As well as possessing all manner of qualities, strategic and instrumental, they will make their gardens bloom by way of a whole lot of nurturing. The director, centre for innovation and entrepreneurship, 'will nurture cross-disciplinary and collaborative research and significant funding, both within and beyond the faculty ...'.

As 'members of the faculty executive management team, the appointees will nurture cross-disciplinary and collaborative research, generating high quality research output and attracting significant external research funding'. One grasps at a caution through a thicket of superlatives: beware the wrath of entrepreneurial gods.

The executivisation of everyone?

Being at least as much to do with selling a university as with selling a job, an employment advertisement will start by displaying the place in taffeta and end by dressing the position in pin-stripe.

In the latter respect, 'leader/leadership' and 'strategy/strategic' go together like a horse and carriage; and so it is when, through an executive search and leadership development outfit, the University of Western Australia seeks a director, marketing and communications.

'With significant marketing and leadership experience' the director 'will be responsible for planning, developing and implementing the university's marketing capability, strategy and communications' and will have 'demonstrated experience in developing and implementing comprehensive, integrated, engaging marketing strategies to diverse stakeholder groups'.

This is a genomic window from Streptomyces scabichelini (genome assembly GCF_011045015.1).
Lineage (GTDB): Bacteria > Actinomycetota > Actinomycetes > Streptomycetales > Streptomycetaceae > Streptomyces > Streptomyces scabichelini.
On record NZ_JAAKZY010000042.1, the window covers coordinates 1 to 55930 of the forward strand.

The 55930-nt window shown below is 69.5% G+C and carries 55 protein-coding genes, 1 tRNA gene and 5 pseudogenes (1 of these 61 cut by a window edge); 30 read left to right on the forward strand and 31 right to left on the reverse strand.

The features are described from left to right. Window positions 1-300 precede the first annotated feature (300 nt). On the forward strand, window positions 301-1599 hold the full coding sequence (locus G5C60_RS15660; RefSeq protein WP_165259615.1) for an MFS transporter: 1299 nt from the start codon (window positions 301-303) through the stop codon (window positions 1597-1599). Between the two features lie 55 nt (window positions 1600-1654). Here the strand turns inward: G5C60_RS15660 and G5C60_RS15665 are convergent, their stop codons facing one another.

Candidates 'should combine strategic, analytic and creative thinking with expert communication, collaboration and leadership skills'. To cap it all, the director 'will have experience of driving a proactive marketing and communications function in similar strategic and operational contexts, and demonstrate the ambition to shape a long-term strategy that will enhance the university's international reputation, profile and network of relationships'.

Not bad scores: two mentions of leadership and five of strategy/strategies/strategic. Warble them over and over and you'll entice entrants into your fairy bower.

Helped by another firm whose registered trademarks include 'cutting through complexity', Griffith University hopes to do so with its own director of marketing and communications:

'With four key direct reports and a team of 35 [!] staff, this significant leadership position works in close collaboration with members of the vice-chancellor's executive team to ensure strategic branding, marketing and communications are in alignment with the university's strategic plan'.

This director 'will be responsible for ensuring the continued strengthening of the university's brand presence and profile' and 'will provide strategic and operational advice in relation to student recruitment, marketing, communications and media matters affecting the overall operation and reputation of the university'.

In short, the executive team is to be assisted in severing Gordian knots of bad press by the director's compositions.

Here is a third musical version: 'In 2013 we are seeking an experienced and influential director to lead the planning and performance measurement function at ANU into the future.'

This is real upping the periscope and scanning the ocean stuff: 'As director, you will contribute to the enhancement of the university's overall performance and reputation through effective corporate planning, management of the business intelligence function and system, and delivery of critical data to support decision making.' Expectations are set.

'Your ability to deliver effective management reporting, both to senior executive and to middle management, will be critical to your success, as will be your experience in facilitating corporate planning which delivers results. You will ensure an appropriate balance between the growth of the business intelligence function, and the delivery of the day-to-day statistical and analytical functions within the role.